corporate euthanasia


While I’ve been working on getting the most recent episode out, I’ve been listening to and enjoying the most recent episode of @monkbent‘s podcast. It’s all about Y Kant Tori Read Why Can’t Corporations Innovate?

They go back and forth on this issue, touching a lot on Microsoft, and questioning why it’s just so darn hard for companies to live past their initial burst of innovation. Also, why should they?

But they dance around a basic question that immediately popped into my head, which is:

Why isn’t there an established framework for corporate euthanasia?

If corporations are “people” why should we expect them to be immortal?

And God knows, I don’t use that phrasing to provoke any sort of larger political debate about Supreme Court decisions or the like!

Just simply: why should we obsess over corporations reinventing themselves, staying ahead of the new, young innovators nipping at their heels?

Why is this the theoretical framework?

Aside from the arguments about corporations being institutions that communities coalesce around, isn’t there an alternate way of looking at the world where we assume IT JUST IS the natural lifespan of a corporation or company to burst into the world in a blaze of innovation, do one thing really really well, and then sort of fade into irrelevance and eventual terminal decline? Obviously, like people, some would do this more gracefully than others, and some would delay the inevitable longer than others, but the question remains the same.

In other words, yes, the Kodak plant closes after 70 years or so… but everyone knows that going in, expects it, and that’s what we all plan for.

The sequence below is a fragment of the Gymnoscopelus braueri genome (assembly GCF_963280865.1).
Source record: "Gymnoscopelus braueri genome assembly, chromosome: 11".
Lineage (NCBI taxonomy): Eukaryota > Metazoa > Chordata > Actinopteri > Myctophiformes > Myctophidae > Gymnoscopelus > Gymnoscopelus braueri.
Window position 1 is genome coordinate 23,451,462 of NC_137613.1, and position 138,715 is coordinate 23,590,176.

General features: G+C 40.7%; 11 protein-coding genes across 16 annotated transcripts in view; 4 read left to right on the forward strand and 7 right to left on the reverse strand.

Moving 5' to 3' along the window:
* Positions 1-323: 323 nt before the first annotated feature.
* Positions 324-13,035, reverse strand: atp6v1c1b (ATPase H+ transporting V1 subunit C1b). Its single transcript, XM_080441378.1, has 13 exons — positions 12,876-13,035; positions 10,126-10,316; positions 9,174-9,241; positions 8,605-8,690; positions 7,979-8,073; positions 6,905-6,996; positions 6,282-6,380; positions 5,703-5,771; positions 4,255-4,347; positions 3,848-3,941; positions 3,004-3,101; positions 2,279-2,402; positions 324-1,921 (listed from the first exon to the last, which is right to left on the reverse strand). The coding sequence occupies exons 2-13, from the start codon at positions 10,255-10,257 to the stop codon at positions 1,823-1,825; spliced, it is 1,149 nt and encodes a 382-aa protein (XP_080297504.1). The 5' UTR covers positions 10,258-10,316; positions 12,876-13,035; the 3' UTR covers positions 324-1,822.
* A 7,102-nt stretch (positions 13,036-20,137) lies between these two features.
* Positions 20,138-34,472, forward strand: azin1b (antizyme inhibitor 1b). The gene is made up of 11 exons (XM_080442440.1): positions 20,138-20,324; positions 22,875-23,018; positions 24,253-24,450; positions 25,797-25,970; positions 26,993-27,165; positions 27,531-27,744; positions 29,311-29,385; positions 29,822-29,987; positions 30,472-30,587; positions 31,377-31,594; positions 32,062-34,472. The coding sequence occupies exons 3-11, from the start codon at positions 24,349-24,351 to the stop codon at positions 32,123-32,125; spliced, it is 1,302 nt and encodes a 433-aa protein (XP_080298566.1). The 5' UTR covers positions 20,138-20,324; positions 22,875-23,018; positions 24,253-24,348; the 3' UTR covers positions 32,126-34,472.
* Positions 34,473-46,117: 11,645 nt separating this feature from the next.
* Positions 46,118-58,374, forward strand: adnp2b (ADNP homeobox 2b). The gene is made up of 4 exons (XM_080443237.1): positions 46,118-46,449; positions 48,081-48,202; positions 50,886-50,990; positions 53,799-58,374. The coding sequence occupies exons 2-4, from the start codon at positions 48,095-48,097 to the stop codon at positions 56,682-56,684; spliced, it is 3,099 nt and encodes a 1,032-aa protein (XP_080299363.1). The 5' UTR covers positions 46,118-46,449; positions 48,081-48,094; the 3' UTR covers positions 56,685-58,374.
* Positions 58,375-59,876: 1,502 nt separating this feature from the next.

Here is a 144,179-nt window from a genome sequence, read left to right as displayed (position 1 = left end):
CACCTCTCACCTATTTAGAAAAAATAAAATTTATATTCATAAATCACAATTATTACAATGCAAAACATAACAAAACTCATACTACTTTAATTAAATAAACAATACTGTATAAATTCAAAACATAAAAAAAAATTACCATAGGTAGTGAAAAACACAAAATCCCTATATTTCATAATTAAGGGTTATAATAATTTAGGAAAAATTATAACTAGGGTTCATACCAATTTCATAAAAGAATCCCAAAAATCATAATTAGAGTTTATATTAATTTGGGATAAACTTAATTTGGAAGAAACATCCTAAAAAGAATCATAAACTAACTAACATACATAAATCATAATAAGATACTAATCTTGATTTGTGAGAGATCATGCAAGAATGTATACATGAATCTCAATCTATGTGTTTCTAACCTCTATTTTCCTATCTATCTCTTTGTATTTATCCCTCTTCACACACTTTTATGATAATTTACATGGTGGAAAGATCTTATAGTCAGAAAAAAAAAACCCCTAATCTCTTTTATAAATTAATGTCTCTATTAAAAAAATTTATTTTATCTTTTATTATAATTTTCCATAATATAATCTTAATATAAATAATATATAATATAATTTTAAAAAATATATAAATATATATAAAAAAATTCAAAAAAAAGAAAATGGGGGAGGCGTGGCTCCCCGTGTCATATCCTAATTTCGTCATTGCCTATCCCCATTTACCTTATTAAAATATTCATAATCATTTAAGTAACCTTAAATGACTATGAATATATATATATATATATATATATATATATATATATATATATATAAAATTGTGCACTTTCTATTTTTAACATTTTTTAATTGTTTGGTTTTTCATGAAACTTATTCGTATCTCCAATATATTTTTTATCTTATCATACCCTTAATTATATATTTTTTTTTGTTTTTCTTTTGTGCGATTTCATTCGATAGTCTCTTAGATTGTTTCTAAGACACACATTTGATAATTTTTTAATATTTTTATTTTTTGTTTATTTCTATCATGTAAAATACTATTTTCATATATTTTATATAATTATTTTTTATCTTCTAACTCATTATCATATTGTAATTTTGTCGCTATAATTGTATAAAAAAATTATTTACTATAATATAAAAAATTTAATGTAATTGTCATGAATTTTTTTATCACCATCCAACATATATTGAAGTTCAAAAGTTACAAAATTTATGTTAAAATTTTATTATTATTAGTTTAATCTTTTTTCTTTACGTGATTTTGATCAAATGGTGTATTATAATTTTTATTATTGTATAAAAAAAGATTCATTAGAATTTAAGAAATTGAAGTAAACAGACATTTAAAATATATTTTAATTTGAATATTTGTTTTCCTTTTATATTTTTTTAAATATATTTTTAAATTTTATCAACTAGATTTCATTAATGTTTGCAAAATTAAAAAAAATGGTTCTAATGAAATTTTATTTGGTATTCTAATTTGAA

In other, other words, at least theoretically speaking:

Can a case be made for corporate euthanasia?

A corporation innovates. A great idea is great. There probably won’t be another great idea, so we milk the most out of that one good one, and then we just peace-out, after a respectable period of time.

A bunch of of related thoughts spring from this/maybe come from the same place as this question?

  • What is the “natural” lifespan of a corporation? Why does every corporation think it will live forever?
  • What is the average lifespan of a corporation?
  • How many of the original fortune 500 are still around?
  • The only companies that really last centuries are oil companies and consumer staples like Procter and Gamble. Why should anyone else even try?
  • Heck, how was the British East India Company finally unwound?!!
  • It always bugs me with tech companies that they can’t just do what they do best. They always try to keep up with the cool kids, LCD Soundsystem style. Facebook wants to be a messaging app. Google wants to be a social network. Microsoft wanted to be Google/Apple/AOL and meanwhile they stopped being a SOFTWARE company for chrissakes!
  • Maybe it’s a generational thing. All the baby boomers, the Gates and Jobs-era folk all grew up in awe of IBM, saw what happened to them and inculcated a mortal fear of mortality. Kind of like all baby boomers, in a way. 🙂

My fundamental question is:

Isn’t it more efficient to let companies die a dignified death?

Instead of asking them to try to stay hip and just end up embarrassing themselves like some 60 year old with a sports car and a trophy wife? How much money is poured down the drain struggling for companies to remain relevant? What if there was an orderly way to wind companies down, and this was an accepted practice?

I mean, we say we believe in innovation and disruption theory and creative destruction… so why can’t we take this to a logical conclusion? It seems to me that creative destruction is embraced philosophically, but not actually in practice… not in our hearts. Somehow, every startup that creates a great corporation truly believes it can be immortal.

I’m not saying we should necessarily have a process for euthanizing companies after their innovative usefulness has ended, but just as a thought experiment, wouldn’t that be more efficient overall?